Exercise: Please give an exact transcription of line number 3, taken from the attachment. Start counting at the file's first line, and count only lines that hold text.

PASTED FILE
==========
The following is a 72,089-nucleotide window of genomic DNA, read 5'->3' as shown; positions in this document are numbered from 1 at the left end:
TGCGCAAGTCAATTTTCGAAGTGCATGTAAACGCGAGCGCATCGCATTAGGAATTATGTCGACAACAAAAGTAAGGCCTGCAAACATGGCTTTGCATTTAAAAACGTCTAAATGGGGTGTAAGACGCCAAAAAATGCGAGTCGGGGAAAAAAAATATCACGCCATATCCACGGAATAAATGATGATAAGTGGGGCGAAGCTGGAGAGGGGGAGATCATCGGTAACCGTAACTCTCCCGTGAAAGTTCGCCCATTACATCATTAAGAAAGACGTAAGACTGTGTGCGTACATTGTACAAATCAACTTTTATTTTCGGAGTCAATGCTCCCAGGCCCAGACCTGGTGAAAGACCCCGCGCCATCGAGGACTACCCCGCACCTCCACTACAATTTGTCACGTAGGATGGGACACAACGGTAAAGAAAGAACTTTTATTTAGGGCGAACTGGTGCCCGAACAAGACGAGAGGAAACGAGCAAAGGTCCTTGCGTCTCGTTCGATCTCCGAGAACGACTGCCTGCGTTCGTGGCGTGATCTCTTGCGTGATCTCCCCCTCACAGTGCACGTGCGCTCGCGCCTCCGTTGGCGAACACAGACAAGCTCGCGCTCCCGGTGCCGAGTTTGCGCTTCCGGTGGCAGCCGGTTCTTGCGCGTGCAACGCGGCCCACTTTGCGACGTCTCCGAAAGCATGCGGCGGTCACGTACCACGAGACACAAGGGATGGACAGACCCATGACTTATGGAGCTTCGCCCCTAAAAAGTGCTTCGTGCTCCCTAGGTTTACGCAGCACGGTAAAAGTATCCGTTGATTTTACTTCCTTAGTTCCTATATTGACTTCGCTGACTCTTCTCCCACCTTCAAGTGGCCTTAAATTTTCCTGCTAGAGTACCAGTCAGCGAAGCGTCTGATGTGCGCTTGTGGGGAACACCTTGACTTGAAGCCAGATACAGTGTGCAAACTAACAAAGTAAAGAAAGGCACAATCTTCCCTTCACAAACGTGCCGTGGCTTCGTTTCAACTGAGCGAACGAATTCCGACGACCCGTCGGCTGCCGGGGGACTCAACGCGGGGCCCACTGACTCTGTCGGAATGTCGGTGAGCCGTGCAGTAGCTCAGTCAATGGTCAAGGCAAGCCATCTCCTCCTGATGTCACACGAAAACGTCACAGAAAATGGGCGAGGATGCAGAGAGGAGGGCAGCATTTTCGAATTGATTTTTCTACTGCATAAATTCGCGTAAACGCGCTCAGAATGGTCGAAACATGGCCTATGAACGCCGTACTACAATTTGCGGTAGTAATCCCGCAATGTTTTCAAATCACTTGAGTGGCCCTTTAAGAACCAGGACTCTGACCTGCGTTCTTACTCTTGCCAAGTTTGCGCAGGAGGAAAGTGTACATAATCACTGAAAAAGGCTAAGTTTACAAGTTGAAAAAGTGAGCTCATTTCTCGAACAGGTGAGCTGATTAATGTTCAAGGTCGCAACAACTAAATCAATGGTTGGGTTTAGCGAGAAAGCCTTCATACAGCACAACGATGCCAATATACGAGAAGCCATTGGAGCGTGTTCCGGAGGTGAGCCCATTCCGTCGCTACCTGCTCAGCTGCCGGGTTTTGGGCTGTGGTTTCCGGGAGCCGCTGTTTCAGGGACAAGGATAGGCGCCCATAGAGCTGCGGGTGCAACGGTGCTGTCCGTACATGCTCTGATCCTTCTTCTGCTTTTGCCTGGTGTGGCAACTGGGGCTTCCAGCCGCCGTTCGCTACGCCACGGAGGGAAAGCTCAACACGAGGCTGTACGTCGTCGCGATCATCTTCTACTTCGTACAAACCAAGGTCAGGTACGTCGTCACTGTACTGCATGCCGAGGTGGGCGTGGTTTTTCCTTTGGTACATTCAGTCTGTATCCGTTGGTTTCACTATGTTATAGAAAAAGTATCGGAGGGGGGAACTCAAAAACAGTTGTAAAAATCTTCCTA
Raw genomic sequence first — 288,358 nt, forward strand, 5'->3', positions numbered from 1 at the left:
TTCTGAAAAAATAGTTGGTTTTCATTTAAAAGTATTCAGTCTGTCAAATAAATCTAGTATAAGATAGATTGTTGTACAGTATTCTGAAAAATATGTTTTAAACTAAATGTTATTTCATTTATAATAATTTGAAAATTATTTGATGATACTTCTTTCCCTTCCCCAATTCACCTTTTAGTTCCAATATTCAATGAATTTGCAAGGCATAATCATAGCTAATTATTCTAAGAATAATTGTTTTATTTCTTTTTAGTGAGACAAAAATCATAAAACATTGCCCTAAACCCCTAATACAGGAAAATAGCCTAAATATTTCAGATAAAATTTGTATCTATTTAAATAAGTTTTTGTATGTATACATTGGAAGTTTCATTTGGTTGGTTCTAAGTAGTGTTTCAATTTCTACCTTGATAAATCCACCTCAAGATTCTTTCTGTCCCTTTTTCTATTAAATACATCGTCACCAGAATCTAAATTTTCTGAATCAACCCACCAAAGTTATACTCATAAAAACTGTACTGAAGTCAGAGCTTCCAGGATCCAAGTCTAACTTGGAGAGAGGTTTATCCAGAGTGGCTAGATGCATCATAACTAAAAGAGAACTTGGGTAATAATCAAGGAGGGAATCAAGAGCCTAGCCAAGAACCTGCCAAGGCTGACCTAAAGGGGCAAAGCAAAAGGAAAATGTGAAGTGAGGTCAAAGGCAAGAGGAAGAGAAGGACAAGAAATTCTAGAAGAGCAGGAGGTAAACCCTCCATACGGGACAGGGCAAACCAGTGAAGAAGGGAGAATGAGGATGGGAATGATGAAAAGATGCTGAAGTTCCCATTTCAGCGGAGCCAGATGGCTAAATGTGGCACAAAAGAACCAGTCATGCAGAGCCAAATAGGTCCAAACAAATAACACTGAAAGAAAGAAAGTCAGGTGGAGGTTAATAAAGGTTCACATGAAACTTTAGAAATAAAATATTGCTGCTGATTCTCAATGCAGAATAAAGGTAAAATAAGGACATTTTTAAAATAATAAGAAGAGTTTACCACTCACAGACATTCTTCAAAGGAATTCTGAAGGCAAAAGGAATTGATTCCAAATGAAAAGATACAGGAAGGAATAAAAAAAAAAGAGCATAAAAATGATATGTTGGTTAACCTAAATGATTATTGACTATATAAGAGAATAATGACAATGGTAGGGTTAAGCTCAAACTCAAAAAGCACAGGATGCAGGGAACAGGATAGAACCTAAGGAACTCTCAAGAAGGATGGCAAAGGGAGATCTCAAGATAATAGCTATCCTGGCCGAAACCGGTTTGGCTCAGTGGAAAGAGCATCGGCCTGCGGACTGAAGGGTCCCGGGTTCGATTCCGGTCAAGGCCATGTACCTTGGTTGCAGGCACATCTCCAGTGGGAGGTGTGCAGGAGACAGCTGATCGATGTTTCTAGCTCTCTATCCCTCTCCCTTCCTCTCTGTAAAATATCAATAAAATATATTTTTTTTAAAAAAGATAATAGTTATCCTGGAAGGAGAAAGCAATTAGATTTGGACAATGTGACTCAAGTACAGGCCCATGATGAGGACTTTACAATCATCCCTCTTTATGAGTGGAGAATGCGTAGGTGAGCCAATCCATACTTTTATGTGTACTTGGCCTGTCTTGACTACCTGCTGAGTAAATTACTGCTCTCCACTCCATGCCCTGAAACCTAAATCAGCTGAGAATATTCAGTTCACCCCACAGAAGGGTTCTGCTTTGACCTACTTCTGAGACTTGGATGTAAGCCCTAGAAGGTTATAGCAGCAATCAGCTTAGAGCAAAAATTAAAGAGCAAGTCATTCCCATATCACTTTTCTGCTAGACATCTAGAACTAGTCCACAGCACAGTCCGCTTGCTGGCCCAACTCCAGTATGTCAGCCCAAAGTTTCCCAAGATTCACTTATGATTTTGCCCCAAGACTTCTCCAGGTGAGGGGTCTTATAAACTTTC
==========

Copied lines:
Raw genomic sequence first — 288,358 nt, forward strand, 5'->3', positions numbered from 1 at the left: